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A Week in Nicaragua (S.S.D.C.)

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I spent last week in Nicaragua with a group of health professionals of to provide some medical relief to sexually exploited women and girls. Many of these children and young women had actually been rescued from sexual slavery – some as young as six years old. Others had been prostituted for up to 10 years before finally given the opportunity to leave.

This “opportunity” is in the form of a guy named Oscar. Oscar is a middle-aged Nicaraguan evangelist with indefatigable passion to serve, protect and lead to freedom prostituted women and girls. Oscar’s own story provides a heartbreaking, yet divinely orchestrated back story for his amazing ministry today, but you really need to hear it directly from him. Day and night he tirelessly visits women in the brothels, not only telling them, but demonstrating to them the good news of God’s love. When he learns of young girls who are locked up he investigates and then (working with certain authorities) rescues them. When the girls run away from the shelter or are taken away by a parent or guardian, he tracks them down and tries to get them back.

Prostitution of women over 18 is legal in Nicaragua, but many were trafficked as girls before that “mature” age. Many of the girls were sold by their mothers, fathers, or other family members in a generational cycle of violence. Some of the stories are unimaginable. Unfortunately there are also many boys who are sexually exploited as well, but to date there is no place in Nicaragua for them to go.

Our group, which was sponsored by CMDA’s Global Health Outreach (GHO) was made of several OB/GYNs, family medicine, and internal medicine docs and yours truly was the lone pediatrician. We also had two American dentists (joined by a Nicaraguan dentist), two pharmacists, a medical student (3rd year), and several non-medical “logistics” people. The latter turned out to be every bit as valuable as the providers – something like the body of Christ in 1 Corinthians 12 comes to mind.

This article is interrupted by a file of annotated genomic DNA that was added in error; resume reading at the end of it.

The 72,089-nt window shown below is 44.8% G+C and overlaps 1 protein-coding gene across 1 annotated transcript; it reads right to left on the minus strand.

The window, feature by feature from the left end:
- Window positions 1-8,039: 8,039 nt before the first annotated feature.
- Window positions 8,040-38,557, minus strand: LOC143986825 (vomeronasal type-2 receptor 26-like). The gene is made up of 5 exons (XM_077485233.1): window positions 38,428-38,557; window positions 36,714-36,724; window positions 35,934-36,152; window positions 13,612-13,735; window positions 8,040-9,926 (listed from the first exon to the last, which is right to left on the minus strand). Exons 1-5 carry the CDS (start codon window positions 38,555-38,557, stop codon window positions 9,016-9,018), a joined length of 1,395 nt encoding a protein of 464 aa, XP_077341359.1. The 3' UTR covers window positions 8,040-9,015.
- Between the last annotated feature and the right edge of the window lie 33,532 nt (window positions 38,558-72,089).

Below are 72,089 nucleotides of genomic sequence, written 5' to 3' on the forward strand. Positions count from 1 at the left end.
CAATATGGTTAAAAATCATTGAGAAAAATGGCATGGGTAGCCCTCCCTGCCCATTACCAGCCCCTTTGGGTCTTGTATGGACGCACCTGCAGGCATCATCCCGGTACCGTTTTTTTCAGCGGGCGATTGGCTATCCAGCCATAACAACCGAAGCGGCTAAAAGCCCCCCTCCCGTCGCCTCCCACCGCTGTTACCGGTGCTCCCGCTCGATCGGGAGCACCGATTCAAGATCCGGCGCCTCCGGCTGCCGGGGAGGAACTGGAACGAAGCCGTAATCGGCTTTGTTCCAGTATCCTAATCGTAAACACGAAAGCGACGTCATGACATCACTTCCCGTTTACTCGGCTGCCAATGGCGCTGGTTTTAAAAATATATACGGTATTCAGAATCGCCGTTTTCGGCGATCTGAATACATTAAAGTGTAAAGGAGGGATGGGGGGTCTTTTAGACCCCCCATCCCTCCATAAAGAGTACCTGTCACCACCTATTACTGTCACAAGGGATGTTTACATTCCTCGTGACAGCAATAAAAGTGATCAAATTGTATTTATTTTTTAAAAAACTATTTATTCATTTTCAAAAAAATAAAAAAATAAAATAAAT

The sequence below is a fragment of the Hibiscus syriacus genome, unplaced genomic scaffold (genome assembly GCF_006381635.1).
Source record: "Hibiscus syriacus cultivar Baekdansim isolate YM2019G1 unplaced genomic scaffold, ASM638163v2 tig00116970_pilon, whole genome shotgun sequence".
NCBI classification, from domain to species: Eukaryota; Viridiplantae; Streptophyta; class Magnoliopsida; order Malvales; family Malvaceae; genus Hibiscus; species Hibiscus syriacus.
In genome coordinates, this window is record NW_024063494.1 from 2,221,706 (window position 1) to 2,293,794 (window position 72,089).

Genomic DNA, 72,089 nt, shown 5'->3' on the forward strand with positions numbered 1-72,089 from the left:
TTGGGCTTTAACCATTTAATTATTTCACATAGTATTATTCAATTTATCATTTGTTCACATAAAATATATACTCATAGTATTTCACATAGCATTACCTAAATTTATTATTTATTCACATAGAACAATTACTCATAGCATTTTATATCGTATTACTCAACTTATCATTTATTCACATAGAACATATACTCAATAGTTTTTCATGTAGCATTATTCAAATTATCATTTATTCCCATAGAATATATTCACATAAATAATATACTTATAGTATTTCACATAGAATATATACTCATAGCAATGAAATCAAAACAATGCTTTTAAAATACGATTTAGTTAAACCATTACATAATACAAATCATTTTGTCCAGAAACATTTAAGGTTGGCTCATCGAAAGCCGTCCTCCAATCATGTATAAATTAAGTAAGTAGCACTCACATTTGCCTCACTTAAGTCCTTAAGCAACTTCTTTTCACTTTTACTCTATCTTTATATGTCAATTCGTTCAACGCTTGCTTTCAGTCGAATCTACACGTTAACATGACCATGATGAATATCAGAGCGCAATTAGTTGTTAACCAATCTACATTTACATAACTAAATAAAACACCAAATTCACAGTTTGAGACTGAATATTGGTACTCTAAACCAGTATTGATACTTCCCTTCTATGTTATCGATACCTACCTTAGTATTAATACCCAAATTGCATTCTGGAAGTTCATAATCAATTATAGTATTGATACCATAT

We saw approximately 650 patients, with pediatric patients numbering about 300 patients! Of course I had help from the medical student and the family medicine docs, and it was a blast to see all those kids and get back to seeing some cute kids. Oscar had spent several days and nights promoting the clinic in the brothels, and from the number of patients, he must have canvassed every one!

House of Hope Nicaragua (HoH) was our host organization with over 50 residents on campus, from unaccompanied minors to families of women and her children and/or grandchildren. They learn basic life skills in order to   Income-generating projects include making greeting cards and jewelry, and sewing projects.

Our goal was to serve the medical needs of the women and girls in the HoH shelter as well as provide a medical outreach opportunity to women and girls in the brothels of Managua. Our long term goal is to establish continuity of relationships and health care to the sexually exploited of Managua as GHO is committed to sending a team every six months. If you are interested in being a part of this, let me know.

Many women living outside House of Hope, regardless of whether they are still being prostituted or not, attend small groups for fellowship and Bible studies, led by Oscar and his wife.

I learned quite a bit in Nicaragua, holding a focus group and other interviews to learn more about their culture, the country, and attitudes towards health and disease.

The stories of heartbreak, evil, shame, redemption, renewal and glory are tremendous. Christ is very much at work at House of Hope, but so is the Evil One. We all know who will win in the end, but I was blessed to be a small part of the work going on there until Kingdom come.

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